Wit et al v. UnitedHealthcare Insurance Company et al

Filing 638

ORDER by Judge Joseph C. Spero denying 631 Motion to Stay; granting 636 Administrative Motion for leave to file surreply. The parties shall meet and confer and, no later than February 12, 2024, propose a stipulated schedule for going forward with this case. (jcslc1, COURT STAFF) (Filed on 2/6/2024)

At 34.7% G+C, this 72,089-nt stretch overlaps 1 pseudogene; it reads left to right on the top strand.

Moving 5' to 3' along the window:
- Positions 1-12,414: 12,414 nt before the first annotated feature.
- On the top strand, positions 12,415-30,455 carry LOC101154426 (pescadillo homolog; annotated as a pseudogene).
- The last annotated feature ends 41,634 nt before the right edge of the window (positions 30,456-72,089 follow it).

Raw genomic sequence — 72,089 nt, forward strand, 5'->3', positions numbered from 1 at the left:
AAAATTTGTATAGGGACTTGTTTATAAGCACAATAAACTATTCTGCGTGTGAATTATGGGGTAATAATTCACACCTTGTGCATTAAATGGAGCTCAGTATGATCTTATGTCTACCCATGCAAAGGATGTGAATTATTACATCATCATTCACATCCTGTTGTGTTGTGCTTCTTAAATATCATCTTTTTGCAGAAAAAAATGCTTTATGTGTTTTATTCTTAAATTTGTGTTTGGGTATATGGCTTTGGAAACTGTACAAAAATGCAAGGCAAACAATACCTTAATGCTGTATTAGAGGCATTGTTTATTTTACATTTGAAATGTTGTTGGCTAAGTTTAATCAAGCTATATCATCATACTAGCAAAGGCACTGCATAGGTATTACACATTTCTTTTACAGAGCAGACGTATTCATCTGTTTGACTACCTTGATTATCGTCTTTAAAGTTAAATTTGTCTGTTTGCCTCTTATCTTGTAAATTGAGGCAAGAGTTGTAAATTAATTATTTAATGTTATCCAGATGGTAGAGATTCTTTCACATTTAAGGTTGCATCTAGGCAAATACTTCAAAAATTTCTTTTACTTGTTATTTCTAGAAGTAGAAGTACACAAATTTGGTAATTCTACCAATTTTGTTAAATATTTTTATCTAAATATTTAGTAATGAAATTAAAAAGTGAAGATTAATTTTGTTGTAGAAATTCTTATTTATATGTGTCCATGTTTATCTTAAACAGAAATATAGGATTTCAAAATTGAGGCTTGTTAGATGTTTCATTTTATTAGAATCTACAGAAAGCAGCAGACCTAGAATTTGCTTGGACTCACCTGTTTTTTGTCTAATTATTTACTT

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1 2 3 4 UNITED STATES DISTRICT COURT 5 NORTHERN DISTRICT OF CALIFORNIA 6 DAVID WIT, et al., 7 Plaintiffs, 8 v. 9 UNITED BEHAVIORAL HEALTH, 10 Defendant. ORDER DENYING MOTION TO STAY AND GRANTING ADMINISTRATIVE MOTION FOR LEAVE TO FILE SURREPLY Re: Dkt. Nos. 631, 636 11 United States District Court Northern District of California Case No. 14-cv-02346-JCS Related Case No. 14-cv-5337 JCS 12 UBH brings a Motion to Stay (“Motion”) asking the Court to stay all proceedings in these 13 14 related cases pending a decision by the Court of Appeals on its petition for a writ of mandamus 15 directing this Court to enter judgment for UBH on Plaintiffs’ denial of benefits claim and 16 prohibiting further proceedings as to that claim. Having considered the parties’ briefs,1 the Court 17 DENIES the Motion for the reasons stated below.2 In deciding a motion to stay an order pending appeal, courts consider: “(1) whether the stay 18 19 applicant has made a strong showing that he is likely to succeed on the merits; (2) whether the 20 applicant will be irreparably injured absent a stay; (3) whether issuance of the stay will 21 substantially injure the other parties interested in the proceeding; and (4) where the public interest 22 lies.” Nken v. Holder, 556 U.S. 418, 434 (2009) (internal quotations and citation omitted). “The 23 first two factors of the traditional standard are the most critical.” Id. “Once an applicant satisfies 24 the first two factors, the traditional stay inquiry calls for assessing the harm to the opposing party 25 26 27 28 The Court grants Plaintiffs’ request to file a surreply. Dkt. no. 636. As UBH made representations in its Reply brief about the parties’ negotiations related to a possible scheduling stipulation that might have addressed UBH’s concerns without requiring entry of a stay, fairness requires that the Court permit Plaintiffs to respond. 2 The parties have consented to the jurisdiction of a United States magistrate judge pursuant to 28 U.S.C. § 636(c). 1 1 and weighing the public interest.” Id. at 435. In applying the Nken test, the Ninth Circuit follows 2 a “sliding scale” approach. Al Otro Lado v. Wolf, 952 F.3d 999, 1007 (9th Cir. 2020). Under that 3 approach, “a stronger showing of one element may offset a weaker showing of another.” Id. 4 (quoting Alliance for the Wild Rockies v. Cottrell, 632 F.3d 1127, 1131 (9th Cir. 2011)). United States District Court Northern District of California 5 The Court first considers whether UBH has demonstrated that it will be irreparably harmed 6 if a stay is not entered. The Court finds that UBH’s assertions that it will suffer irreparable harm 7 if the Court does not stay all proceedings to be overblown. “The minimum threshold showing for 8 a stay pending appeal requires that irreparable injury is likely to occur during the period before the 9 appeal is likely to be decided.” Id. (citation omitted) (emphasis added). As UBH emphasizes, 10 typically the Ninth Circuit decides petitions for a writ of mandamus in a matter of months. Thus, 11 UBH’s suggestion that denying its request for a stay will improperly require it to “go through [the] 12 entire process again[,]” Motion at 7 (quoting Vizcaino v. U.S. Dist. Ct., 173 F.3d 713, 719 (9th Cir. 13 1999)), is hyperbole. Furthermore, it is well-established in the Ninth Circuit that “[m]ere litigation 14 expense, even substantial and unrecoupable cost, does not constitute irreparable injury.” 15 Nationwide Biweekly Admin., Inc. v. Owen, 873 F.3d 716, 735 n.20 (9th Cir. 2017) (quoting 16 Renegotiation Bd. v. Bannercraft Clothing Co., Inc., 415 U.S. 1, 24 (1974)). Therefore, UBH’s 17 reliance on the expense of continuing to litigate in this Court while the Court of Appeals decides 18 its petition is misplaced. 19 Because UBH has not demonstrated it will suffer irreparable harm if the Court denies its 20 request for a stay, the Court need not reach the remaining Nken factors. See Doe #1 v. Trump, 957 21 F.3d 1050, 1061 (9th Cir. 2020)(“if a stay applicant cannot show irreparable harm, ‘a stay may not 22 issue, regardless of the petitioner's proof regarding the other stay factors[.]’ ”) (quoting Leiva- 23 Perez v. Holder, 640 F.3d 962, 965 (9th Cir. 2011)). However, even assuming the weak showing 24 UBH has made is sufficient to trigger a requirement that the Court consider the likelihood of 25 success on UBH’s appeal, the Court finds that UBH has not made a “a commensurately strong 26 showing of a likelihood of success on the merits to prevail under the sliding scale approach.” Al 27 Otro Lado v. Wolf, 952 F.3d 999, 1010 (9th Cir. 2020). UBH’s arguments with respect to the 28 likelihood that its appeal will be successful mirror the arguments it made in its briefing addressing 2 1 the scope of the mandate. The Court rejected those arguments only after considering the parties’ 2 extensive briefing and offering detailed reasoning for its conclusions. For the reasons set forth in 3 the Court’s Order re Scope of Remand, the Court concludes that the likelihood that UBH will 4 prevail on its appeal is not sufficiently strong to overcome the minimal harm of proceeding in this 5 Court while the appeal is pending. 6 Therefore, the Court ORDERS the parties to meet and confer and, no later than February 7 12, 2024, propose a stipulated schedule for going forward with this case. If the parties are unable 8 to agree on a schedule, they may present separate proposals, along with up to three pages each 9 (double spaced) of briefing setting forth their positions. 10 IT IS SO ORDERED. United States District Court Northern District of California 11 12 13 14 Dated: February 6, 2024 ______________________________________ JOSEPH C. SPERO United States Magistrate Judge 15 16 17 18 19 20 21 22 23 24 25 26 27 28 3